Orchid News – August 2011

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  • 4 AugDoug Binns – Australian terrestrial orchids
  • 1 SepEric Collins – Soft Cane Dendrobiums
  • 9-11 SepSpring Show at Gardens
  • 13 OctPlant Auction
  • 3 NovAGM. Brian Newman
  • 1 Dec Christmas and awards.

August Meeting

Our guest speaker for the meeting on 4 August will be Doug Binns. Doug will be talking about Australian terrestrial orchids.

Spring Show

Our Spring Show is now just one month away.  How are your plants looking?  What will you put in our display?  And how can you help?

The Show will be at the Botanic Gardens from 9th to 11th September.  Set up will be afternoon of Thursday 8th September.


We are resuming the workshops for new orchid growers.  They are held at the home of Gordon Clarke at 26 Pullen Street, Woolgoolga.

The next workshop will be on Sunday 28th August.  We will be talking about the difficulties of caring for orchids through the winter, and more particularly what we should do during the new growing season the get the best flowers we can.

The workshops will cover a variety of topics like potting mix, fertilisers, pots, dealing with pests, etc.  What questions do you have?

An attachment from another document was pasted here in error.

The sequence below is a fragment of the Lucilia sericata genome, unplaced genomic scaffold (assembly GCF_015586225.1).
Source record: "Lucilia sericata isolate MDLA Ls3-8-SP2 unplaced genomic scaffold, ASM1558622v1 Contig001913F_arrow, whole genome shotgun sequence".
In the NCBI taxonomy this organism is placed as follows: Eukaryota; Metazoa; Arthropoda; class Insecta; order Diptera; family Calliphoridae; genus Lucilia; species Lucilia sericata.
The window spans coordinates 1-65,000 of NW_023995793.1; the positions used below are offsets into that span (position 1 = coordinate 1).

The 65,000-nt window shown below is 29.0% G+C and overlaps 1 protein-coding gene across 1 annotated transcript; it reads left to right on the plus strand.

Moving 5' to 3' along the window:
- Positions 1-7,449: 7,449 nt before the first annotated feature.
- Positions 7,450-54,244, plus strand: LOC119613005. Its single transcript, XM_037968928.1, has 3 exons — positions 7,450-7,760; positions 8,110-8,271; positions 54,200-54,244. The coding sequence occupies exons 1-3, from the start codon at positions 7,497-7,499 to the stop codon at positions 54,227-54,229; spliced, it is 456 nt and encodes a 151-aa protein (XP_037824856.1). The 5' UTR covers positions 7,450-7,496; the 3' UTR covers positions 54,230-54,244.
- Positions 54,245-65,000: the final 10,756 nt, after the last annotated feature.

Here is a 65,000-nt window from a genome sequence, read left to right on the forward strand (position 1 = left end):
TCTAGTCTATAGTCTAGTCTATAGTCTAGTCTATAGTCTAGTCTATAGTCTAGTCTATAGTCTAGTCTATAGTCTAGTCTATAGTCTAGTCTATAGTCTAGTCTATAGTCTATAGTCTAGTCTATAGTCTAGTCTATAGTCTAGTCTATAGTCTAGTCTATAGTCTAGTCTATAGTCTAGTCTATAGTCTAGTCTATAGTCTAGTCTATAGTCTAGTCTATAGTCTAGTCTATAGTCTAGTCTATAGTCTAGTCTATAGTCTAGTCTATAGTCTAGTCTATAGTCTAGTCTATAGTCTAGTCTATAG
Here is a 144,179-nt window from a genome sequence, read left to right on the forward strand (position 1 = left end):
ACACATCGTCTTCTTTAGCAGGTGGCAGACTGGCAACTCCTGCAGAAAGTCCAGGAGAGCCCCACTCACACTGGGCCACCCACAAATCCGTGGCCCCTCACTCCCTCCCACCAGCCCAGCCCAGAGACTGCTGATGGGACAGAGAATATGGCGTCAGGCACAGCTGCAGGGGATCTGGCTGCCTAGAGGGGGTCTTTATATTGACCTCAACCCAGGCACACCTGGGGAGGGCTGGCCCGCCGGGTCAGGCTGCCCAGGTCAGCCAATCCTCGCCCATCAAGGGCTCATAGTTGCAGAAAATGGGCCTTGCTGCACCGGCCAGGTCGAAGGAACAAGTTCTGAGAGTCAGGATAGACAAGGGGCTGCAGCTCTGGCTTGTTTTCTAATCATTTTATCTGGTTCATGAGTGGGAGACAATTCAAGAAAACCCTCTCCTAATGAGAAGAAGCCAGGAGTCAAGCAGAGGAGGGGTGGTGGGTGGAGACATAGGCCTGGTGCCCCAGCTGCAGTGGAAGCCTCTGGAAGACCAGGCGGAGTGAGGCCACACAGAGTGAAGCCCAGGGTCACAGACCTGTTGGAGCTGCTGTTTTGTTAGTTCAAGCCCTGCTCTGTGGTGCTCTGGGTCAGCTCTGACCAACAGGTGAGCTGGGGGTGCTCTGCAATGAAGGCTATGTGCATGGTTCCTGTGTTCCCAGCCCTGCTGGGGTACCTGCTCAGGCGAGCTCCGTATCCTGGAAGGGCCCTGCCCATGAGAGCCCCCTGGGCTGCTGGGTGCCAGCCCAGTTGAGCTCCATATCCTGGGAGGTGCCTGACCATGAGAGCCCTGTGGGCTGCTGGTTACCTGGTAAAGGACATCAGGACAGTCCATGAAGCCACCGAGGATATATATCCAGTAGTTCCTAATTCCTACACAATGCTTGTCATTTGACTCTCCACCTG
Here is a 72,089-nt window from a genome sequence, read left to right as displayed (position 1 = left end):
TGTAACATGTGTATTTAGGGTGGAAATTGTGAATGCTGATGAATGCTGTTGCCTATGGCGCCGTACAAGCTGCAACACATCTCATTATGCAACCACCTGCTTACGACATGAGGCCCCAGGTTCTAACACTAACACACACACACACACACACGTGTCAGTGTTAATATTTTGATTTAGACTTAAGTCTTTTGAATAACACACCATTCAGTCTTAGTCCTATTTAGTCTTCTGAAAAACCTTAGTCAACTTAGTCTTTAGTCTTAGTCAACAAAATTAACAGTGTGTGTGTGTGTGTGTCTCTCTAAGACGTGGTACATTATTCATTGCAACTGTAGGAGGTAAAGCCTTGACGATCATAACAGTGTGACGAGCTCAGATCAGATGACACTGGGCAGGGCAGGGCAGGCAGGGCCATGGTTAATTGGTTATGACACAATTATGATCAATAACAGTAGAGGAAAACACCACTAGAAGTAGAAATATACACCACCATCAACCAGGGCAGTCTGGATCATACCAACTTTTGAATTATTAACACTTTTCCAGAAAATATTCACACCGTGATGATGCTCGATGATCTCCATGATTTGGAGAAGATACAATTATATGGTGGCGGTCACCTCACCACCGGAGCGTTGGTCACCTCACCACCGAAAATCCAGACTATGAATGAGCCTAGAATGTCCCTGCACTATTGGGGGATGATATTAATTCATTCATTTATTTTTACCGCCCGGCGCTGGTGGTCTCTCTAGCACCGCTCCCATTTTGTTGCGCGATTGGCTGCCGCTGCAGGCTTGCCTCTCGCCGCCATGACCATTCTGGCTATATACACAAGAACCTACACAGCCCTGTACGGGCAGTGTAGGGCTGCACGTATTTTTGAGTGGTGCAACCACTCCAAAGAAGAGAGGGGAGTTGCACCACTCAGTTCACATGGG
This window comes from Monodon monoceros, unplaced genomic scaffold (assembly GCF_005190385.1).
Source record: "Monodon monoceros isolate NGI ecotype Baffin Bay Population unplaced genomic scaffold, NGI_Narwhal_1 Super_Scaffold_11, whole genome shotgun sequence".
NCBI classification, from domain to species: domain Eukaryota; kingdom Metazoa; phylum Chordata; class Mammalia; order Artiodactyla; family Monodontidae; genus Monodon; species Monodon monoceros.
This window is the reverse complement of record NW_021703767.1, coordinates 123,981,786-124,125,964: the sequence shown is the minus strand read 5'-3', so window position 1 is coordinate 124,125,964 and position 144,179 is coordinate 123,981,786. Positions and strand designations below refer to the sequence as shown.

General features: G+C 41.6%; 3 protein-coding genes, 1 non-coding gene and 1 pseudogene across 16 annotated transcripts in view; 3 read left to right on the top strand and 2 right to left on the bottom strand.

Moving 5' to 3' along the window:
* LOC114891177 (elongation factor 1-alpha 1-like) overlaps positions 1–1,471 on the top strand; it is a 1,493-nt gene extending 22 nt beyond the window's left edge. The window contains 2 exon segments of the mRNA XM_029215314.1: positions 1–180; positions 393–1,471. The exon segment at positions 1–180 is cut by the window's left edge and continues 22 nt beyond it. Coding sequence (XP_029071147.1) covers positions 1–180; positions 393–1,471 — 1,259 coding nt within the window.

All new and not so new growers are welcome.  We start with tea/coffee at 9.30 and workshop starts at 10 a.m. For further info call Gordon on 6654 2553.

Vale Glad Fleming

We were saddened to learn of the tragic death of Glad Fleming in a traffic accident on 16th July.  Glad was a life member of the society, and served 14 years as treasurer.  She also looked after the sales bench at shows, and did the registration of entries.  Glad pitched in to help wherever needed and was a stalwart of the society.

She grew a wide variety of orchids in a small space behind her apartment – it was amazing to see how she fitted so much into such a small space.

Glad at the sales table for our Autumn Show this year.

Glad at the sales table for our Autumn Show this year.

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40th Anniversary Luncheon

Well what a wonderful day.  I know from talking to others who attended that they enjoyed it immensely.  The pre lunch interlude was spent viewing some lovely specimens and keeping warm by the heaters with drinks and nibbles while catching up with everyone.

 David Banks speaking at our luncheon

David Banks speaking at our luncheon

We must thank David Banks heartily for a most interesting, informative and at times amusing at talk.  He made the time fly and many would have liked him to keep going.  He made one feel like they wanted to go home and really get stuck into their orchids with a passion.  The Dracula orchids particularly took my fancy and I could only have wished they could have been attached to a tree in the back yard, but alas they are ‘precious petals’ and much like Dracula himself need an extremely controlled environment to survive.